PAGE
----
Archived: 2013 Tour de France Week 3 Power Analysis


Stage 15 – Givors to Mont Ventoux – 242.5 km

No Rider data was available from Stage 15.

Stage 16 – Vaison-la-Romaine to Gap – 168 km

Greg Henderson (Lotto-Belisol) -111th – 4:13:42

View Greg Henderson’s SRM data in TrainingPeaks.


“Hard start, easy once the break went” was what Henderson noted after the stage and he was right. In the first hour of the stage, Henderson set his peak power values from 60 seconds to 60 minutes! His 60-second Peak Power was 512 watts (7.3 w/kg), 60-minute Peak Power was 301 watts (3.3 w/kg).

Energy burned: Henderson has burned approximately 42,339 calories in the Tour to date!

First hour: 299 average watts (4.3 w/kg), 353 Normalized Power, 1082 calories, 81 TSS vs last hour: 246 average watts (3.5 w/kg), 306 Normalized Power, 889 calories, 61 TSS.

After 16 stages, Henderson is still showing explosive speed and power. Henderson’s 5-second peak power was a staggering 1054 watts (15.1 w/kg) – AND he hit this about 3.5 hours into the stage.

Stage 17 – Individual TT: Emburn to Chorges – 32 km

Romain Sicard (Euskaltel-Euskadi) – 34th – 0:55:01

View Romain Sicard’s SRM data in TrainingPeaks.


How good to you have to be to race in the Tour? 338 watts or 5.5 w/kg for nearly an hour puts a rider in the top 20%, 34th in the TT.

From the file we can see Sicard’s TT warm-up: 10 minute slow ramp up, 3.5 minutes at 285 watts, 3 minutes at 330 watts, and 3 minutes at 374 watts. 2 minute rests in between intervals.

Consistent pacing on the two climbs: The first climb (Cote de Puy Sanieres) was a little over 7 minutes shorter than the second climb so Sicard’s power output was bit higher on the first climb averaging 373 watts (6.1 w/kg) while spinning at an average of 84 rpms for about 16 minutes. His Normalized Power for the effort was 375 watts, very close to his average watts indicating a very smooth, steady effort. On the second climb, the Cote de Reallon, he averaged 363 watts (6 w/kg) at the same average cadence and crested the summit in about 23 minutes. His NP on the second climb was 375, again a very consistent effort.

Stage 18 – Gap to Alpe-d’Huez – 172.5 km

David Lopez (Team Sky) – 70th – 5:16:42

View David Lopez’s SRM data in TrainingPeaks.


Defending Yellow: Lopez sets the pace the first time up Alpe d’Huez. Lopez averaged 360 watts (5.3 w/kg) for 45 minutes protecting team and race leader Chris Froome. This was where he set his 30- and 60-minute peak power outputs for the stage: 367 watts (5.4 w/kg) and 334 watts (4.9 w/kg), respectively.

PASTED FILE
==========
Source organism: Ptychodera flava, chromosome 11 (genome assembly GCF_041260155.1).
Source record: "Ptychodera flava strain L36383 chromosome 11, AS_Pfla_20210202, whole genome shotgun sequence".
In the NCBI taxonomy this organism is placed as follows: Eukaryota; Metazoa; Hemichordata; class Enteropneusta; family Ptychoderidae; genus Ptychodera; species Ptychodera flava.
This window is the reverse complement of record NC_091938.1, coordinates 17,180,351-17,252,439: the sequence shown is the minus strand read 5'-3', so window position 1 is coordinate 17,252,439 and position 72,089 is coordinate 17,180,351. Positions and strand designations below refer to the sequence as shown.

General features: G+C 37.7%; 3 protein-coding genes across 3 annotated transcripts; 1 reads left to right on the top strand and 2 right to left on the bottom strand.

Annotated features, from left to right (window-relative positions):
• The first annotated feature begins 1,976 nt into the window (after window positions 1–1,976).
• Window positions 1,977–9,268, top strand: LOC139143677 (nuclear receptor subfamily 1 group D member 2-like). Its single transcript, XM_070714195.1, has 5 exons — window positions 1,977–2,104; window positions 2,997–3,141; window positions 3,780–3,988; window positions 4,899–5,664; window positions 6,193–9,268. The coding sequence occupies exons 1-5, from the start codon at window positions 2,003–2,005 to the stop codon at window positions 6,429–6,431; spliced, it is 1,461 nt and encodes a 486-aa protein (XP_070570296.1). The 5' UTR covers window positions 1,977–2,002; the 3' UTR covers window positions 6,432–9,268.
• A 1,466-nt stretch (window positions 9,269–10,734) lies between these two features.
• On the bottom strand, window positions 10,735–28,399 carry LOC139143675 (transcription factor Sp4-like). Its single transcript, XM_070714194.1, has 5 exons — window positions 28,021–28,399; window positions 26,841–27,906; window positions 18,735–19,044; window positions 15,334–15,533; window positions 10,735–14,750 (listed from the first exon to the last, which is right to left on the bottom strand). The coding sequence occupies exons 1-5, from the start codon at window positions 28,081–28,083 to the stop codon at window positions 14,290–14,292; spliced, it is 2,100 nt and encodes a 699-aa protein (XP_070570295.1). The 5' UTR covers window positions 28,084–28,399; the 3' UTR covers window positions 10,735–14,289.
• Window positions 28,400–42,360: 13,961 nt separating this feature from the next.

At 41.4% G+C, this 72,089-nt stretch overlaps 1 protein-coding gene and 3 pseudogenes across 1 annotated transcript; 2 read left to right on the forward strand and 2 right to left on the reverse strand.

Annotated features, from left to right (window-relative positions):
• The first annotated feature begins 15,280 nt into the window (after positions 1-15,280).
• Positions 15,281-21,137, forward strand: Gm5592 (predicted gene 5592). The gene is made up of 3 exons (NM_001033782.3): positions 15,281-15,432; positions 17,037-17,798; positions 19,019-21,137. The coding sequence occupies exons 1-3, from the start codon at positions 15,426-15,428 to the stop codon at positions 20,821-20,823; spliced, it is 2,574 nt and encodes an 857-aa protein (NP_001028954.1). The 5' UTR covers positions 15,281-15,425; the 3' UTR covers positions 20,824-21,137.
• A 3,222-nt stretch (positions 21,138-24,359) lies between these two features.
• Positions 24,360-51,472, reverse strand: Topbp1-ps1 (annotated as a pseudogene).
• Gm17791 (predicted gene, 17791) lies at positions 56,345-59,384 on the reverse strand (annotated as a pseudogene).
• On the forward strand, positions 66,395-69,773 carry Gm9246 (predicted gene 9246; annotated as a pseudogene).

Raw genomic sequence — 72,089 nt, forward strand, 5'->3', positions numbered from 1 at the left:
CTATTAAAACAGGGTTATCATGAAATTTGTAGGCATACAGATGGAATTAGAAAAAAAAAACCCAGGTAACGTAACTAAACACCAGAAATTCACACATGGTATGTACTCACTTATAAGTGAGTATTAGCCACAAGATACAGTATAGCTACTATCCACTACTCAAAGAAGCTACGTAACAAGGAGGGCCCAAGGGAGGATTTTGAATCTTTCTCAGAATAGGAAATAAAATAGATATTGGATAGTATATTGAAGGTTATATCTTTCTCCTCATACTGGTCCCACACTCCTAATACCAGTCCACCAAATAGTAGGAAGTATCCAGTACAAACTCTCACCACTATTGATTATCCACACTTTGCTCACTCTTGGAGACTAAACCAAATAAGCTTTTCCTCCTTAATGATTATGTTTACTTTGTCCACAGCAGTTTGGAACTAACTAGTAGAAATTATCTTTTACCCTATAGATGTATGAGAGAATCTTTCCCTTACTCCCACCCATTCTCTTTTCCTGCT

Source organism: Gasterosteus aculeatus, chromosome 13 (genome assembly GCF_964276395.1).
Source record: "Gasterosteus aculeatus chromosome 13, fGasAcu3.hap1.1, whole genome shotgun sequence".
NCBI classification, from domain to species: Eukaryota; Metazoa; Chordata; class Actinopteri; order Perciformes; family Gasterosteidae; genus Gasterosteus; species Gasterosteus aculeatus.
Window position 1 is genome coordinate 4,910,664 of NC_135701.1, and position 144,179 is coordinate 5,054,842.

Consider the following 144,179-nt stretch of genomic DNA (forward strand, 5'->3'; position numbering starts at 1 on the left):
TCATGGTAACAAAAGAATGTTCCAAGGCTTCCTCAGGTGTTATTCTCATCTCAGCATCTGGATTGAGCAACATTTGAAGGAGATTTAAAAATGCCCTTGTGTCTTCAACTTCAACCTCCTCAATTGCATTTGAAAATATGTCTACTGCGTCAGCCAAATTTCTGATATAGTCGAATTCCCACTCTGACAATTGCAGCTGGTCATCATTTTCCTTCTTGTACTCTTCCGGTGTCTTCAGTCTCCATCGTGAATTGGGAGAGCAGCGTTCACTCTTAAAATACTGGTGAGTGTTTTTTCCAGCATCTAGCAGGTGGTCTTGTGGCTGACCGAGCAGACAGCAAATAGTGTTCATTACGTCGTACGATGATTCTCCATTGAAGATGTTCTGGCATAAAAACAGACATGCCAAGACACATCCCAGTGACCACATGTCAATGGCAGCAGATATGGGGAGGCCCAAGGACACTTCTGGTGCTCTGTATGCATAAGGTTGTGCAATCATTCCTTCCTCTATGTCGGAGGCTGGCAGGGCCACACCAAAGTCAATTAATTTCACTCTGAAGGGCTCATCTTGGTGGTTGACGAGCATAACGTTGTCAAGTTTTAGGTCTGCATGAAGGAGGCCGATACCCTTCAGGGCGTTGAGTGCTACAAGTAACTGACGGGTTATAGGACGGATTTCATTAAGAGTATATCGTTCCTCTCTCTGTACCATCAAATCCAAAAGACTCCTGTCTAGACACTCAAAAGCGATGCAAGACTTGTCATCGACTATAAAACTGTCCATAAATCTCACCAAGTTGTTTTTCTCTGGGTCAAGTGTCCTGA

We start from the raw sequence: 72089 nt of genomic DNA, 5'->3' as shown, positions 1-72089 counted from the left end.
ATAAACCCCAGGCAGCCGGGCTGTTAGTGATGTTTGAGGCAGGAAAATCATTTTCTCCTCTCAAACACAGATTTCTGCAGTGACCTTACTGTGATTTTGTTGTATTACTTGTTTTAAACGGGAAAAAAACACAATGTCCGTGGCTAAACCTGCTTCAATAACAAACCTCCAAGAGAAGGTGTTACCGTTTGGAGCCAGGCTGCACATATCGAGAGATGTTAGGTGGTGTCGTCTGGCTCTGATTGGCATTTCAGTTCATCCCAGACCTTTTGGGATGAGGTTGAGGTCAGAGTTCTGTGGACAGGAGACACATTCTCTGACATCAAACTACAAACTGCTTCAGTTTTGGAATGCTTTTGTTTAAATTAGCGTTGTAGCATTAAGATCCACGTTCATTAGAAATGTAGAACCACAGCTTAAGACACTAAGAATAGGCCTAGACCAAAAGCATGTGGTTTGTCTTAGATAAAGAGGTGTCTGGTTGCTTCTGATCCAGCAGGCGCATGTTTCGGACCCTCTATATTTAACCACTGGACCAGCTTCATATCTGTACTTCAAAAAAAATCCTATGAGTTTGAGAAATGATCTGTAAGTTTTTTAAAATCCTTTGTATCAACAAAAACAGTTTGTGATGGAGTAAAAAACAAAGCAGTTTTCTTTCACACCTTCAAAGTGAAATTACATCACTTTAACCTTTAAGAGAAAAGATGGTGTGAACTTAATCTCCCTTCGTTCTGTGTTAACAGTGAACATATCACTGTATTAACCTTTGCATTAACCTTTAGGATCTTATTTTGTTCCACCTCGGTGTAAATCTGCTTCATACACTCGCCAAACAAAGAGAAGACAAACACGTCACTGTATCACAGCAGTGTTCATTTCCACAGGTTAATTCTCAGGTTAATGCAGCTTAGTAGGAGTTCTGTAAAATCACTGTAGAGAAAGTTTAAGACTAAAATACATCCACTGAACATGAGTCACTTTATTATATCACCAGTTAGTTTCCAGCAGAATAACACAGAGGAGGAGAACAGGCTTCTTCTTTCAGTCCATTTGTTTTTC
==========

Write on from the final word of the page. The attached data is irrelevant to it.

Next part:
The Queen stage of the Tour and the first time ever in 100 years that riders climb Alpe d’Huez twice in one stage! Lopez spent his energy on the first ascent, giving everything he could to keep Froome safe. The second time up, having already done his job for Froome and pulled off, Lopez clocked the climb at over 55 minutes (about 10 minutes longer) and he averaged 288 watts (4.2 w/kg).

HUGE effort for the day – 5093 Calories in 5 and half hours!

Stage 19 – Bourg-d’Oisans to Le Grand-Bornand – 204.5 km

David Lopez (Team Sky) – 62nd – 6:22:51

View David Lopez’s SRM data in TrainingPeaks.


Two iconic climbs on Stage 19, Col du Glandon and Col de la Madeleine. It took Lopez just over an hour to summit the 21.6km, 4.8% grade Col du Glandon while putting out an average of 305 watts (4.5 w/kg). He turned it up a little on the steeper 19.2km, 7.9% grade Col de la Madeleine, averaging 325 watts (4.8 w/kg) in about the same time.

Steady pacing by a loyal lieutenant and the number 1. 1 watt was the difference between Lopez’s 30-minute (327 watts) and 60 minute (326 watts) peak powers for the stage, both set on the Col de la Madeleine. His Variability Index for these two time periods and the entire climb was 1.02 showing an extremely steady pace, protecting and guiding team leader Froome over the first two big climbs.

Up, up, up: 4562 meters (14967 feet) of climbing on Stage 19 in 204.5 km (127.1 miles). Nearly 15,000 feet of climbing after 3 weeks of racing is a great example of why the Tour is often considered the toughest race in the world.

Stage 20 – Annecy to Semmoz – 125 km

No Rider data was available from Stage 20.

Stage 21 – Paris to Champs-Élysées – 133.5 km

No Rider data was available from Stage 21.